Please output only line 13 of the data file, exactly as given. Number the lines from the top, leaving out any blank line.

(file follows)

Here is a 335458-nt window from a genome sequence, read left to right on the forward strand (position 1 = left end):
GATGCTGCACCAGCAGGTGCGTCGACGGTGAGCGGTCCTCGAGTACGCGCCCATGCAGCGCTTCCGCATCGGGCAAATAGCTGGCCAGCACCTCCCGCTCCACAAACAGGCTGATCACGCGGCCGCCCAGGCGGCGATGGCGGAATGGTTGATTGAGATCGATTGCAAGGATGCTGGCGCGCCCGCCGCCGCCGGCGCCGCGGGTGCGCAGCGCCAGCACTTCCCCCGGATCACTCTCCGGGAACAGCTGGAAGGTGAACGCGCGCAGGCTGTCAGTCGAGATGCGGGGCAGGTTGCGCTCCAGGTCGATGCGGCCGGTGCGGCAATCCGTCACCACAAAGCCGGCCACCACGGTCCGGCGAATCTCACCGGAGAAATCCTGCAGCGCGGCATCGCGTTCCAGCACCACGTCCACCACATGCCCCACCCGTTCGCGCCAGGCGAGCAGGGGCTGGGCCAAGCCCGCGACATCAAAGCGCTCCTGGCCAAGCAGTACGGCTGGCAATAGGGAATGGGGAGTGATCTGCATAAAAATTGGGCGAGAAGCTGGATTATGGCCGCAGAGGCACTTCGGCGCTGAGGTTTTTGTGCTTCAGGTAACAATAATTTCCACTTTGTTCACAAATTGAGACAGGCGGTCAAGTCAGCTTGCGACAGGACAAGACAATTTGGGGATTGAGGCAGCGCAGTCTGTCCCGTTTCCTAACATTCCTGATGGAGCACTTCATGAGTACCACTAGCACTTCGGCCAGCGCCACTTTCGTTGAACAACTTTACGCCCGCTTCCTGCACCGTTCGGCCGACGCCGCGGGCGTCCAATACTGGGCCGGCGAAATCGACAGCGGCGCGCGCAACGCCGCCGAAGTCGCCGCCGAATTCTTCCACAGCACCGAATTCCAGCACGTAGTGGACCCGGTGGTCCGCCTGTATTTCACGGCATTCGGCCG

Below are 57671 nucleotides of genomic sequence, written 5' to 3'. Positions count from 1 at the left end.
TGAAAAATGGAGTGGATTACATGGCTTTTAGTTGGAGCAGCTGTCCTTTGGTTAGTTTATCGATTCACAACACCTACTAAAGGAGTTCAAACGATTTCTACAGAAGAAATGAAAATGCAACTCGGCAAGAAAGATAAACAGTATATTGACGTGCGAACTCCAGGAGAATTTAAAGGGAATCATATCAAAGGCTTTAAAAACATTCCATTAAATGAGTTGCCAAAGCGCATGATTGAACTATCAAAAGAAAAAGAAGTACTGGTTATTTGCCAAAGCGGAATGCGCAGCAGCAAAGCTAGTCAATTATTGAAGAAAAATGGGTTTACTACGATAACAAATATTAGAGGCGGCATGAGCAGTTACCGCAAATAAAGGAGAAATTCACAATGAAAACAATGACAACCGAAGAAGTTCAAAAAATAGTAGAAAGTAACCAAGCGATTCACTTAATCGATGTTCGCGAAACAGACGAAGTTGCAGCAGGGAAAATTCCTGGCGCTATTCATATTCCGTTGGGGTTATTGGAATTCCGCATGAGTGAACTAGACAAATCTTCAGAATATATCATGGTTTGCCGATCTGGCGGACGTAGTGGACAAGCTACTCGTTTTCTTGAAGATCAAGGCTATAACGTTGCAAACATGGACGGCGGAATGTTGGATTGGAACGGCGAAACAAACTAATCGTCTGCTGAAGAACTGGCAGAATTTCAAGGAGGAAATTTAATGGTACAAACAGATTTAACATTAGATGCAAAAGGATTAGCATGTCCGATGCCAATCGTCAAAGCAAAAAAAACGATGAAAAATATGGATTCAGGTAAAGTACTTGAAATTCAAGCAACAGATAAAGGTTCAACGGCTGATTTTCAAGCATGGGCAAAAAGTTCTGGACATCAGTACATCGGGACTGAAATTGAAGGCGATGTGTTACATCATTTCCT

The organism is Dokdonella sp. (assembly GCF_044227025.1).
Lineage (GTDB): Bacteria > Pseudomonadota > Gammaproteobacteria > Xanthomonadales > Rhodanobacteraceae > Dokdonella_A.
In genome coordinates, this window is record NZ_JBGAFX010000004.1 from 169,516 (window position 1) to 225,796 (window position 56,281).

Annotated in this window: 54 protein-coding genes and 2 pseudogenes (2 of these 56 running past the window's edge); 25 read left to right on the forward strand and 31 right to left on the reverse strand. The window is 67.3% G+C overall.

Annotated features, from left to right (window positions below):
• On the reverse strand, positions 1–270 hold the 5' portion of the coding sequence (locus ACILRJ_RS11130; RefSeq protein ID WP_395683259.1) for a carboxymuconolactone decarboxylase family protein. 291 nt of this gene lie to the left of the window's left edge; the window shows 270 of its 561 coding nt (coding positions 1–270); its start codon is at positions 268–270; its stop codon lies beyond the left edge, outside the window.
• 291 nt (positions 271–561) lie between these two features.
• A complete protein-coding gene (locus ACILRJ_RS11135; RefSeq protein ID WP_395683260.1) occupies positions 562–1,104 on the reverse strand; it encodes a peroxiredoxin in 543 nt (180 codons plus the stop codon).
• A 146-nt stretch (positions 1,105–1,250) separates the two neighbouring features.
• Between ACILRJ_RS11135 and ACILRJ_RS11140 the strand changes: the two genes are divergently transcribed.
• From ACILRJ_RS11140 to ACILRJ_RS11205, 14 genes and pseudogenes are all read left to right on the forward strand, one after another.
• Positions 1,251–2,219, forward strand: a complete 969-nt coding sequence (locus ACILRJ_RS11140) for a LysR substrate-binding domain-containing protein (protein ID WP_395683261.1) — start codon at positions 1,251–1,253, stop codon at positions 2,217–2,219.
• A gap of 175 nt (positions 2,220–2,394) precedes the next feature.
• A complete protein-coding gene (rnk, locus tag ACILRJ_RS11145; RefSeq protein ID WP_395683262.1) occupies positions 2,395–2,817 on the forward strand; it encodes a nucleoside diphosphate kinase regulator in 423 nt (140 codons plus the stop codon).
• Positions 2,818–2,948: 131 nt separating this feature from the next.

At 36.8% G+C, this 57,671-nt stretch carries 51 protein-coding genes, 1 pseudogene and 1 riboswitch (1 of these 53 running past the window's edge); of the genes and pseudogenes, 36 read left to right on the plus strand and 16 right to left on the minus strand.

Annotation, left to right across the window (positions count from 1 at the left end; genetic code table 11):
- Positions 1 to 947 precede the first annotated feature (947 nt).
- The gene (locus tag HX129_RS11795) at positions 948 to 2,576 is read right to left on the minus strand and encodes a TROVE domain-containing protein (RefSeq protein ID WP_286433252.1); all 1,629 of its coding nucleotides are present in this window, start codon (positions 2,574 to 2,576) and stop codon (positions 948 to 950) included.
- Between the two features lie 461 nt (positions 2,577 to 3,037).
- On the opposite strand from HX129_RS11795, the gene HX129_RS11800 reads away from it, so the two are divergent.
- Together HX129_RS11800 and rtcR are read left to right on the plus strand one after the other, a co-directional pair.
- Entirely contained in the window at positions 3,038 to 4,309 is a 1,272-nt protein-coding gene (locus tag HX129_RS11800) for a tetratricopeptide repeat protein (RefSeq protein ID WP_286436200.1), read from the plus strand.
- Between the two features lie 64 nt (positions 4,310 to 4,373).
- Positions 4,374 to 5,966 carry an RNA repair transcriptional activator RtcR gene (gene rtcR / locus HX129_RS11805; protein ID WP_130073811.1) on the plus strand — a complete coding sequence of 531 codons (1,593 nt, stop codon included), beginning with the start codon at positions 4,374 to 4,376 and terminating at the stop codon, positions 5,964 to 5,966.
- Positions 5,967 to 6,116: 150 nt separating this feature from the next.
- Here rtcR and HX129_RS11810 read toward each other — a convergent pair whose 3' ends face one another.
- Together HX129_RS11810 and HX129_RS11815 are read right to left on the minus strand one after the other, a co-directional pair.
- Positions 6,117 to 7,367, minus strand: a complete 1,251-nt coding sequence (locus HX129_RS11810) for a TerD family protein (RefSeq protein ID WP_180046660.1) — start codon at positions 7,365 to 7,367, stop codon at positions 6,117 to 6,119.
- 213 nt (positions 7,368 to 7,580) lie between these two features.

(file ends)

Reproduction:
• A 146-nt stretch (positions 1,105–1,250) separates the two neighbouring features.